2. Testosterone helps you lose weight and gain muscle.

    Speaking of muscles, a simple and well-known fact is that testosterone helps men build muscle mass.

    When there are low levels of testosterone, estrogen effects kick in and put fat in the least desirable locations, for example your chest and belly.

    As your weight increases, you’re also more at risk for type 2 diabetes, and men with diabetes are twice as likely to have lower levels of testosterone than men without diabetes.

    Testosterone plays a part in increasing insulin sensitivity. Or, in other words, improves the ability of insulin to get into your cells.

    3. Once deficient in testosterone, always deficient.

    Testosterone therapy is a lifetime commitment. When your testosterone levels drop, your body isn’t able to naturally replenish them.

    Which is why it’s important for you to find a medical professional you trust with a treatment that fits you as a whole.

    With hormone therapy, you have two options: synthetic hormones or bioidentical hormones. Synthetic hormones are chemically modified hormones, which creates a greater risk of toxicity and side effects. And most men can’t handle the side effects long-term.

    Bioidentical hormones, on the other hand, are natural. Your body recognizes the hormones and uses them as it would its own.

    You can learn more about bioidentical hormone replacement therapy here. Or you can schedule a free 15-minute consultation to discuss options that give your life more vigor and vitality.

    Over 50? Here are 5 Vitamins Your Body Needs Today

    How many fruits and vegetables did you eat this past month?

    Most people would say not enough. In fact, a recent study published by the Journal of the American College of Nutrition in January 2015, found that 40 percent of adults are deficient in vitamins A, C, D and E, not to mention calcium and magnesium.

    Sure, living in Memphis, makes it hard to turn down a plate of barbecue nachos for steamed broccoli.

    So, unless you’re one of the few who eats a well-balanced, organic diet, your body may be depleted of the nutrients it needs to sustain a fulfilling life.

    Take Vitamin D, for example. Studies show it’s a strong stimulator of calcium deposition in bones, which makes them stronger and healthier.

    And, here you thought it was just the sunshine vitamin.

    Below are a few more vitamins you should consider taking if you’re over 50.

    Remember, it’s important to first discuss your intentions with a medical professional before changing your diet or adding supplements.

    1. Calcium

    Bone density declines after 50, especially for women. To keep your bones and teeth strong, add calcium to your daily routine. While you know calcium is found in milk, you may not know you can also get it from kale, broccoli, spinach and other leafy green vegetables.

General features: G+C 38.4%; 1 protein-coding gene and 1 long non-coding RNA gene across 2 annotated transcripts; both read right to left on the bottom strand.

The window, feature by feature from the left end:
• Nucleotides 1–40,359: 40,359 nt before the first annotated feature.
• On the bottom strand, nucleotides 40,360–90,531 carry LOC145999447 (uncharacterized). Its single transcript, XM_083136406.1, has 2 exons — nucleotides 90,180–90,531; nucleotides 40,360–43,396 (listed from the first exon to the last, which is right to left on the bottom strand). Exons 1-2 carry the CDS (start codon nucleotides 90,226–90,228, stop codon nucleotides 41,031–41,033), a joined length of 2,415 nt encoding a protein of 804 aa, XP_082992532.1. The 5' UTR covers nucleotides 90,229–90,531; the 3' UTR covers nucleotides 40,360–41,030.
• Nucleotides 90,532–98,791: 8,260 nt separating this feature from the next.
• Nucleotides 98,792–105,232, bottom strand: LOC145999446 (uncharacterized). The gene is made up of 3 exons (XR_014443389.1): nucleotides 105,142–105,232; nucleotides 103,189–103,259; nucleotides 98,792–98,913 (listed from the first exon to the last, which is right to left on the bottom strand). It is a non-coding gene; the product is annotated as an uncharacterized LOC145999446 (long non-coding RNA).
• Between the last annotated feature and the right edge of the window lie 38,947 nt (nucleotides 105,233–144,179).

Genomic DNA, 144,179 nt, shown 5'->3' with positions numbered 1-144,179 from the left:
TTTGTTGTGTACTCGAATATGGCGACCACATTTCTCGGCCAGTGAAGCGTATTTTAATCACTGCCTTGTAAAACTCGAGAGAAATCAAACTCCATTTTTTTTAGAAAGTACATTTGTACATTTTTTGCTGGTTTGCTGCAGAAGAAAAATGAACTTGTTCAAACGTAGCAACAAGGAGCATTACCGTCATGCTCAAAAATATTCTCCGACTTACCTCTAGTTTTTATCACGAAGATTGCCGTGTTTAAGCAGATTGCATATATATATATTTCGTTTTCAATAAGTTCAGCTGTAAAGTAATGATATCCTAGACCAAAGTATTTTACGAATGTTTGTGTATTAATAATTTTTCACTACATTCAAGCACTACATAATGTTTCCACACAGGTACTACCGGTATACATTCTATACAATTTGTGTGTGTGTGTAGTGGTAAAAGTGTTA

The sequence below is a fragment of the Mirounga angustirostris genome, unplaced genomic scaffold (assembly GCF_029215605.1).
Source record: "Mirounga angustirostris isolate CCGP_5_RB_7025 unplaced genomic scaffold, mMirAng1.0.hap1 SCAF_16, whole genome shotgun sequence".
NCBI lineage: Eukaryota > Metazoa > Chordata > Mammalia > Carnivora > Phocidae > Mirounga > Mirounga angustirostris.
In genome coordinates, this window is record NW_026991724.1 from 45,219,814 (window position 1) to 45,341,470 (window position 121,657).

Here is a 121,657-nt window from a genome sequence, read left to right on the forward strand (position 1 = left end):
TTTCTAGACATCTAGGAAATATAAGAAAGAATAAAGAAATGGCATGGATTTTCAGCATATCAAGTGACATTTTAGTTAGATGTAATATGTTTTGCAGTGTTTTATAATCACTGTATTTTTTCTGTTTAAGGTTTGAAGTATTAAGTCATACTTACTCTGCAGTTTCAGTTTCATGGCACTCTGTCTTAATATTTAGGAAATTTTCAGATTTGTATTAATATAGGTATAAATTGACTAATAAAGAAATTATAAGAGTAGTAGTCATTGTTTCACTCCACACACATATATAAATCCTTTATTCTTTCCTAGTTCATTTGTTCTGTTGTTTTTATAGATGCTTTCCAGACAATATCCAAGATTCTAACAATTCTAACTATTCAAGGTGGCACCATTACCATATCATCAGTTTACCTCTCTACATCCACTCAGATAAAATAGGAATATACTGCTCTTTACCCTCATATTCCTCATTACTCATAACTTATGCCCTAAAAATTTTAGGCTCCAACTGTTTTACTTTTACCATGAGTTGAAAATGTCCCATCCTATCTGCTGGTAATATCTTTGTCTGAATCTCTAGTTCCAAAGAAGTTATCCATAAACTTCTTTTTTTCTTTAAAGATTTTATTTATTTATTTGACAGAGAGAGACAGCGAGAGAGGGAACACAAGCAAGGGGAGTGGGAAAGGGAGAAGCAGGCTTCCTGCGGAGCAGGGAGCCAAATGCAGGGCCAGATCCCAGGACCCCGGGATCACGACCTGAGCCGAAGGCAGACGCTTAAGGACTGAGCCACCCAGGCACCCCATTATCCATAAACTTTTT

Calcium is also needed for muscle contractions, which helps you get more out of your workout.

    2. Magnesium

    Sometimes overlooked, magnesium keeps your heart steady, your immune system healthy and your nerve function normal. It also helps to regulate blood sugar levels and promote normal blood pressure. Many tout its helpful properties in improving sleep as well.

    You can find magnesium in spinach, almonds, cashews, quinoa and pumpkin seeds. Or, get it all at once with this summer spinach and quinoa recipe.

    3. Fiber

    Fiber regulates your digestive system, lowers your cholesterol and helps control blood sugar levels.

    If you’re trying to lose weight, adding fiber to your diet keeps you fuller, longer. Try eating oats, peas, beans, apples, carrots, whole-wheat flour, wheat bran or other veggies to increase your fiber intake.

    You can also talk to your doctor about taking a fiber supplement, like this one by Benefiber.

    4. Fish Oil

    Many diets are lacking in healthy fats, including fish oil, which aids in depression, Alzheimer’s, high cholesterol, arthritis and heart health—just to name a few.

    Most of the benefits are attributed to the omega-3 fatty acids found in oil extracted from the tissue of deep-sea oily fish, such as trout, tuna, sardines and salmon.

    You can add fish oil to your diet by consuming a high amount of fatty fish, but keep in mind that many fish varieties contain higher levels of mercury.

    If you’d prefer to stay on the safe side, fish oil capsules can meet your needs. Just consult with your doctor to determine the type and amount of fish oil you should take.

    5. Whole Food Multivitamin

    For best results, studies suggest you should change your diet and establish an exercise routine at the same time. But, if you need to start with just one, focus on exercising first.

    In the meantime, you can fill in the nutritional gaps of your diet with a multivitamin.